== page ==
The Illusion of Perfectionism + 2 Steps To Overcome This Pattern
All behaviors make sense in context.
When we lack the basics in our childhood (safety, consistency, care), we adapt. We mold ourselves to whatever is being provided by our caregivers, settling for breadcrumbs because it’s better than nothing at all. We survive in instability.
As we get older and start to explore our autonomy, we get a taste of the control we never felt growing up. And what a sweet taste it is, especially for our brains. Any situation that our brain perceives as unknown or where we feel powerless activates our fight/flight response.
Feeling the power and knowing that we are in charge is soothing to the mind/body system. This is how we learn that if we have control, we can keep ourselves safe, limit our pain and no longer feel victimized.
Is it any wonder then that as adults the need for control was reinforced, intensified because it provided a false sense of safety? Wouldn’t it make sense, if it soothed our anxiety and allowed us to survive?
Similarly, the need for control and perfectionism also go hand-in-hand, they’re best friends. The more control we seek to feel a sense of safety in our life, the higher the probability of engaging in perfectionism.
Control and perfectionism are not “bad” per se but they can become problematic in our romantic relationships, work environments, and families. The rigidity, inability to let go and need for everything to be “right” can even harm our health.
This is where we can start to get curious about ourselves. Instead of shaming ourselves, we can:
1.Explore our upbringing, ask ourselves:
“What am I seeking?”
It’s likely not control or perfection, but rather safety.
Now is also the ripest time to look at the landscape of your own life.
Were you raised by caregivers that you couldn’t depend on?
Maybe your parents were barely present in your childhood. Maybe they were dealing with their own issues so they couldn’t look after you. Maybe you were put in situations that were too much for you to handle at such a young age.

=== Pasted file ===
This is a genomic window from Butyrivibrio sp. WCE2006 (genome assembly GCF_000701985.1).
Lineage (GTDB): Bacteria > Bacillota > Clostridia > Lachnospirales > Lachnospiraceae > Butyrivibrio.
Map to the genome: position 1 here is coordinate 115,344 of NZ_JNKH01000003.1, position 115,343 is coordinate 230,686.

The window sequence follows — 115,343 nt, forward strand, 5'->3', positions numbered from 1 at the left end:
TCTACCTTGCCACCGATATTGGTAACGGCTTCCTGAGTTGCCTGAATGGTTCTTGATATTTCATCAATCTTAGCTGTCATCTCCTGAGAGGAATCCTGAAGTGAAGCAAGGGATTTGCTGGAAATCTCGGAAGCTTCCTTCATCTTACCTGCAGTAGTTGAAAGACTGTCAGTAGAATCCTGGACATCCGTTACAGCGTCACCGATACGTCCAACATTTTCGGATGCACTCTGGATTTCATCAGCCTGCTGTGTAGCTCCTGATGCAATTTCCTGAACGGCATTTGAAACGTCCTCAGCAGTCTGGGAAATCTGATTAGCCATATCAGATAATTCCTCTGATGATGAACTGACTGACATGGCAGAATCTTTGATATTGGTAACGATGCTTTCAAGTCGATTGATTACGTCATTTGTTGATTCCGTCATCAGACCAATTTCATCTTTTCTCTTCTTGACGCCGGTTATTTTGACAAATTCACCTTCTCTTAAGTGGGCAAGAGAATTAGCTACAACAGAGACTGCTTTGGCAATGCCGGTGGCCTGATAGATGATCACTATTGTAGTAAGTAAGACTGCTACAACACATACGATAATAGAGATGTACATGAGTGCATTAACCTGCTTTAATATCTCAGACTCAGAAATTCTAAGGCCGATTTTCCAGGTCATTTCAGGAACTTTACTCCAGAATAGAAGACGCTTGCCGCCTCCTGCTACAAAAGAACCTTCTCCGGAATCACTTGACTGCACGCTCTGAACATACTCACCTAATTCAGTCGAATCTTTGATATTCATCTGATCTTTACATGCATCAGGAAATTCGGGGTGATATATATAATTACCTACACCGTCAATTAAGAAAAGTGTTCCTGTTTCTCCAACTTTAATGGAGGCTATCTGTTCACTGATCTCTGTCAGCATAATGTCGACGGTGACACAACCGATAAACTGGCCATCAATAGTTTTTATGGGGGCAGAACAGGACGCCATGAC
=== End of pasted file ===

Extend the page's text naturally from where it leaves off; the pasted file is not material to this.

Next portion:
These experiences could have pushed the small version of you to form beliefs such as:
“I am not safe.”
“I am not chosen.”
“Nobody is there for me.”
Now, the adult version of you could take those beliefs and rely on control and perfectionism to create a sense of safety.
The thing about these behaviors is that there is a strong tendency for harsh criticism of self and others resulting in overly demanding, difficult, inflexible and even dysfunctional relationships.
On the surface, what may appear to be manipulative, domineering adults, are at the core children begging to be chosen, yearning for acceptance.
If you believe you are controlling and engage in perfectionism, please note that this is a survival mechanism and it is rooted in fear. Instead of shaming yourself, catch these nasty voices in your head and start healing them.
2. Start looking inward and employing ways to create safety:
Self-regulate the internal (breathing, meditation, movement, counseling, etc.) instead of excessively needing to control the external.
The fact of the matter is that nobody - not even your own mother or spouse - will always be there for you.
Yes, of course, they love you and they care for you, but you have to understand that your safety and satisfaction is not other people’s job.
It is your job.
The key to letting go of control is taking your power back.
Once you adopt the belief that your worth is not - and cannot be defined - by other people’s choices and behaviors, you liberate yourself.
You stop feeling anxious when they behave in ways that don’t seem to favor you.
You stop texting your partner 25x a day asking where they are and who is with them.
You stop arguing with people about religion or politics.
You stop telling your friends/family how to live their lives.
When we allow ourselves to let go of control - one step at a time - we start engaging in more rewarding and authentic ways.
Plus, control and perfectionism are an ill